LK: There was nothing that sounded like Hawkwind, either.
HP: Where did it come from, though?
LK: MC5, I guess. The MC5, people like the Stooges.
HP: How was the  Hawkestra Hawkwind reunion?
LK: It was a mess. They couldn't organize a bow and arrow in the fucking dark. It was fucking hopeless.
HP: Würzel has rejoined you for a few shows in the last year.
LK: When we play in England, he comes up and does a couple songs. It's awright. He's a good boy, you know?
HP: Is Head Cat still together?
LK: [It's] doin' all right. I haven't got a day off until December. We only can do it when [Motörhead] isn't working.
HP: Will there be another album?
LK: I've got to go into the studio in January with Motörhead. So maybe [if we find] some time off.
HP: What does the new Motörhead stuff sound like?
LK: I don't know. We always work in the studio.
HP: Are you free to move to a new label? Or is Motörhead tied up in the SPV bankruptcy?
LK: SPV's on its way to the doghouse, yeah. I dunno. Maybe we'll go on the Internet. I dunno. Stuff will be released, don't worry about that.
HP: Is the SPV bankruptcy affecting band business?
LK: [Laughs a gravelly laugh.] No. We got paid first.
HP: I read an article that said you live in a little apartment in L.A.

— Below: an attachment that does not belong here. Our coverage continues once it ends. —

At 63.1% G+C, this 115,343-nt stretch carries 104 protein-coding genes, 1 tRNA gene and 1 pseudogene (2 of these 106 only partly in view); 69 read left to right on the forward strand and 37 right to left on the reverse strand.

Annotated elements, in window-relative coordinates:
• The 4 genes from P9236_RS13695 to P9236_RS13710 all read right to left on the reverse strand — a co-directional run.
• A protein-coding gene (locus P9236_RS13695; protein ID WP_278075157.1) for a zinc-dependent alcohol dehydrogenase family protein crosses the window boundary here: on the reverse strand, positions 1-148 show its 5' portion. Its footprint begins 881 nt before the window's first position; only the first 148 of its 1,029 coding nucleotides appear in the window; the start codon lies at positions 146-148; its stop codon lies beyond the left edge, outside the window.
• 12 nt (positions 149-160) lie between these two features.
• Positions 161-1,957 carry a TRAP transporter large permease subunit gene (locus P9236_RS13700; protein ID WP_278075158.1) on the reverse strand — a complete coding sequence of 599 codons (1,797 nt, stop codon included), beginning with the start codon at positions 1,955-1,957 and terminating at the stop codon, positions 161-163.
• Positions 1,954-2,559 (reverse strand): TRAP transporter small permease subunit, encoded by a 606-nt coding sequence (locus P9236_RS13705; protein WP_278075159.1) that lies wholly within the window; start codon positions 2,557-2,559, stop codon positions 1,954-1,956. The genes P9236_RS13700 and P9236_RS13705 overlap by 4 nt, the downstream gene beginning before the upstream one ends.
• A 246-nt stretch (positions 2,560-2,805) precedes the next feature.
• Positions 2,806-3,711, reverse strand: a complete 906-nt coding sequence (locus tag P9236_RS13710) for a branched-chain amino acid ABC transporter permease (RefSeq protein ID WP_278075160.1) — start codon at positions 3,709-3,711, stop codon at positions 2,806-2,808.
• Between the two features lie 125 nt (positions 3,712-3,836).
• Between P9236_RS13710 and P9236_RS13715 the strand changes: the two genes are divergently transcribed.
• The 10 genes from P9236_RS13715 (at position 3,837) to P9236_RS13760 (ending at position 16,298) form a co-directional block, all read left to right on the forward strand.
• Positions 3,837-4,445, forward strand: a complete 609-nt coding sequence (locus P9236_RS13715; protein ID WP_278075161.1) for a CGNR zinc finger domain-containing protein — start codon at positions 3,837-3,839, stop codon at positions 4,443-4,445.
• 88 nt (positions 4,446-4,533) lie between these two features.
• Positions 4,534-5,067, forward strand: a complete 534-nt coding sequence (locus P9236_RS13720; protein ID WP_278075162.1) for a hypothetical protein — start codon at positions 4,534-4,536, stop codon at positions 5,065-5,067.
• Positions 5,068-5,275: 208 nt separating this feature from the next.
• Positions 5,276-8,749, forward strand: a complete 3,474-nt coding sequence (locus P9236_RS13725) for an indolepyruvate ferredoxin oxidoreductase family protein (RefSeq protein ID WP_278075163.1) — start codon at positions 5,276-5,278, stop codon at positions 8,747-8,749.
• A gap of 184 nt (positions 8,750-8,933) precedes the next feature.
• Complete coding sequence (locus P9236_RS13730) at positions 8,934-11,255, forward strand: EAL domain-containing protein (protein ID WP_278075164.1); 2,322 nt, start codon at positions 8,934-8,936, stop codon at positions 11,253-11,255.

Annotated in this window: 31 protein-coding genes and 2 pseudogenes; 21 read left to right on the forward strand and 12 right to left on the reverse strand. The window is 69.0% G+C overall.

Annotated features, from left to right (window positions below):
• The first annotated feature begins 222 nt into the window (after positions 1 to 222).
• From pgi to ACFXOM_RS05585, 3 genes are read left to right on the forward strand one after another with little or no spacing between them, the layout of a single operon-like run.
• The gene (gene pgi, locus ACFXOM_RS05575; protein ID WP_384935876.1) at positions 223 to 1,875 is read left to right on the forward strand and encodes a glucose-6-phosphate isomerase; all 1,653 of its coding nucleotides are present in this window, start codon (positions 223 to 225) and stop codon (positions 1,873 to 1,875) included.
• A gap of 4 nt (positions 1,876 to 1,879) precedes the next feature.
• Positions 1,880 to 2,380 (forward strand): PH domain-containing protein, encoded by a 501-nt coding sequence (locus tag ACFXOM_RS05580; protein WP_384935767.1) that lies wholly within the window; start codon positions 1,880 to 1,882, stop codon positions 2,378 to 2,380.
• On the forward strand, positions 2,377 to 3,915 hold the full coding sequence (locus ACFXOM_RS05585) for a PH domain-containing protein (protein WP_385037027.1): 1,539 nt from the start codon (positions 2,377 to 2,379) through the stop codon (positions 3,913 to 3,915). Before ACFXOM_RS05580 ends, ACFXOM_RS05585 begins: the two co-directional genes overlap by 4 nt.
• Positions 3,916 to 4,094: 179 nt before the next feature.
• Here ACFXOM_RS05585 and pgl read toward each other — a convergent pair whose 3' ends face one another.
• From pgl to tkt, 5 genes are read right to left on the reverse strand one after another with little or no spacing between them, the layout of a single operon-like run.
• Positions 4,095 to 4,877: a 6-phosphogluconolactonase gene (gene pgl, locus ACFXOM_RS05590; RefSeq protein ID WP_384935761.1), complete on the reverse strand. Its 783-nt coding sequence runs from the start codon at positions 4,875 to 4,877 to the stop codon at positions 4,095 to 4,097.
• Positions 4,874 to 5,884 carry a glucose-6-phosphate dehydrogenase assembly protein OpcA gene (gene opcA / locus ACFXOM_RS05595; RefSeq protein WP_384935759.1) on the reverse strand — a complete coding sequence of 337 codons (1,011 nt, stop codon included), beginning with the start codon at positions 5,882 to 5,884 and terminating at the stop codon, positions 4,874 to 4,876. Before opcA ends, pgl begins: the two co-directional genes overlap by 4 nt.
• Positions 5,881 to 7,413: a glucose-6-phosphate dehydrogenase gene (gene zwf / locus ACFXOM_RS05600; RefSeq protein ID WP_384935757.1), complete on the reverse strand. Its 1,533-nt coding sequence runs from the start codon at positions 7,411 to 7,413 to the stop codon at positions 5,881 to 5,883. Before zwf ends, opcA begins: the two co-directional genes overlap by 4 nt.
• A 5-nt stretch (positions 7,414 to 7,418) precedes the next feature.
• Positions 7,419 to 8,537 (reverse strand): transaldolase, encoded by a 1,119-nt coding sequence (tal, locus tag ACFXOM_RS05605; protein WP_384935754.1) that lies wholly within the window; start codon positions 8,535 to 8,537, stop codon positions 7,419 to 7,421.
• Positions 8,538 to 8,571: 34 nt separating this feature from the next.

LK: Yeah, a two-room apartment.
HP: Why such a small place? I'm guessing you could afford something bigger.
LK: It's near [legendary Sunset Strip rock club] the Rainbow, and it's controlled rent. I've been there since 1990, so it's pretty cheap. I'm looking for a slightly bigger place than I've got now, but not a freestanding château. I'm not looking for a big house — you can only be in one room at a time.
HP: Do you plan to stay in the U.S., or retire to England eventually?
LK: I'll stay in America. There's more scope.
HP: Do you ever go back to England?
LK: I only go when we tour there. I was there in the summer for a couple of weeks. The attitude's a lot more upbeat [in America], you know? In England, the main emotion is resentment. They're still trying to get over losing India.
HP: What was the band's best payday? Does Ace of Spades still sell?
LK: The best payday was when Metallica did some of our tracks on one of their albums.
HP: Do you still follow British football, or do you follow American sports?
LK: I don't. I don't like football either.I like rodeo and pool.
HP: What do you consider the band's low point?
LK: Probably the Brian Robertson era [1983, when the former Thin Lizzy guitarist joined the band]. Because the things he did, you alienate whole entire families, just about all by himself.
HP: And your high point?
LK: This is one of them, for sure. Obviously, Hammersmith going straight to No. 1 was the 'igh point of that band, for sure. This band's just done three of the best songs anybody's ever done, you know?
HP: How long do you see yourself doing the band?
LK: I dunno. How long do you see yourself talking on the phone and writing? You don't know, do you? You can't tell yet. I'm sure it'll all become terribly clear suddenly one day.